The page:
When they first appeared on the sidewalks of American cities in the fall of 2017 and spring 2018, rentable electric scooters felt as though they’d popped up out of nowhere—in part because they basically had. In cities like Santa Monica, California, and Austin, Texas, startups such as Bird and Lime didn’t ask local officials for permission before planting fleets of e-scooters, figuring that the shared vehicles would prove enough of a hit that cities would accept them. They generally were, and so by last year even more e-scooters, in even more towns, appeared with the dawn of spring. By now, e-scooters are an entrenched feature of urban life in many cities—but the wild-bloom era is ending.
Cities know that shared e-scooter ridership rises with the thermometer—in many northern cities, the devices are pulled during winter—but this year they’ll be even more prepared. Across the continent, local transportation officials have rejiggered their regulations for 2020, incorporating insights gleaned from recent pilot projects. As a result, the experience of riding an e-scooter—and the business of operating a fleet of them—will be different, and likely improved, in many cities. It should, in theory, be a lot easier to find a scooter when you want one. But your favorite brand might be missing, because of a culling of e-scooter operators that has already begun. That culling will throttle the industry, allowing some companies a greater presence in some markets, but preventing many from attaining national dominance.
While ride-hailing services like Uber and Lyft are now mostly regulated at the state level, cities remain in charge of overseeing e-scooters. After being caught off-guard by their explosive emergence two years ago, cities from San Francisco to Arlington, Virginia, oversaw limited e-scooter programs in 2019 and surveyed riders afterward to see what happened. Their findings generally supported the theory that e-scooters can provide an alternative to automobile trips, especially shorter ones. In Chicago, a survey of e-scooter riders suggested that almost two-thirds of e-scooter trips would have otherwise been taken by car, taxi, or ride hail. In Minneapolis, the city’s Department of Public Works ran a similar survey, concluding that 55 percent of e-scooter trips replaced one of those three options.
Encouraged by such findings, many cities are now moving to loosen their caps on devices. This year the number of permitted e-scooters in D.C. will grow from 5,235 to at least 10,000, and in San Francisco from 2,500 to at least 4,000. Jamie Parks, the livable streets director for the San Francisco Municipal Transportation Agency, says his agency’s pilot in 2019 bore out the car replacement theory. “We found over 40 percent of e-scooter trips were displacing single-occupancy vehicle trips,” he told me.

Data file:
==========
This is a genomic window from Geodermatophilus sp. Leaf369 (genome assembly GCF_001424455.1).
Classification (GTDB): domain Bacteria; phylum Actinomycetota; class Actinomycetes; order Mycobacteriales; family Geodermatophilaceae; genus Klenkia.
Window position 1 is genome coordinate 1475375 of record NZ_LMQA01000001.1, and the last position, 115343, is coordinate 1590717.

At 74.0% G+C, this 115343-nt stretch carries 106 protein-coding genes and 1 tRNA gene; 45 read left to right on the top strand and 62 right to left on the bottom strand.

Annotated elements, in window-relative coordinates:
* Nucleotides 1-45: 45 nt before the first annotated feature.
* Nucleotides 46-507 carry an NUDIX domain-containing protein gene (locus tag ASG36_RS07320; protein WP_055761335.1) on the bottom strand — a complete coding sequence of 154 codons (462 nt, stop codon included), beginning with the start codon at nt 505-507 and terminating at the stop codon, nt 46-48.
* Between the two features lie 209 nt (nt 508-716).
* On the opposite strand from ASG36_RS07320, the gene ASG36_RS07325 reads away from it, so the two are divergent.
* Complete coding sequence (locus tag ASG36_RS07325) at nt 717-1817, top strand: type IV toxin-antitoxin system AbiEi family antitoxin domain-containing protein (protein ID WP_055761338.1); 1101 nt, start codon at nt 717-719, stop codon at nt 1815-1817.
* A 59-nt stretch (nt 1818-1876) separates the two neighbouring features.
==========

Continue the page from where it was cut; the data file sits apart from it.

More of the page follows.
With more e-scooters on the street, it should be easier for riders to find an available one nearby. That should boost overall e-scooter ridership, taking cars off the street and almost certainly improving the bottom line of operators, which are under pressure to show strong financials after having raised hundreds of millions of dollars in venture capital to subsidize their rapid expansion into new markets. Providing more trips in a city allows e-scooter companies to spread out fixed costs (such as research and development and marketing). Kyle Rowe, Spin’s head of local government partnerships, says that managing a larger e-scooter fleet enables his company to invest more in low-income programming and safety education programs.
Simply increasing the number of scooters attached to a permit is all gravy for the operators, but there is a wrinkle: Even as cities expand the total number of permitted devices, many are getting ready to shrink the number of operator licenses they give out. That makes the value of a permit even higher, since more vehicles are allowed with each one, but it also means more companies will be shut out.
In D.C. the number of permitted e-scooter companies will fall from eight last year to four this spring. Department of Transportation Director Jeff Marootian says his agency wants to improve the user experience for scooter riders: “I know people who like e-scooters, but they don’t like having to jump between apps. So we’re trying to help you have more availability, and less headache finding e-scooters.” He expects residents will benefit from less congestion, as only half as many operators will be driving through the city to collect and redeploy their fleets. He also believes his agency can better monitor fewer operators, using automatically reported data to ensure they comply with rules around vehicle parking and equitable deployment. That could reduce common complaints about e-scooters, such as devices blocking sidewalk paths.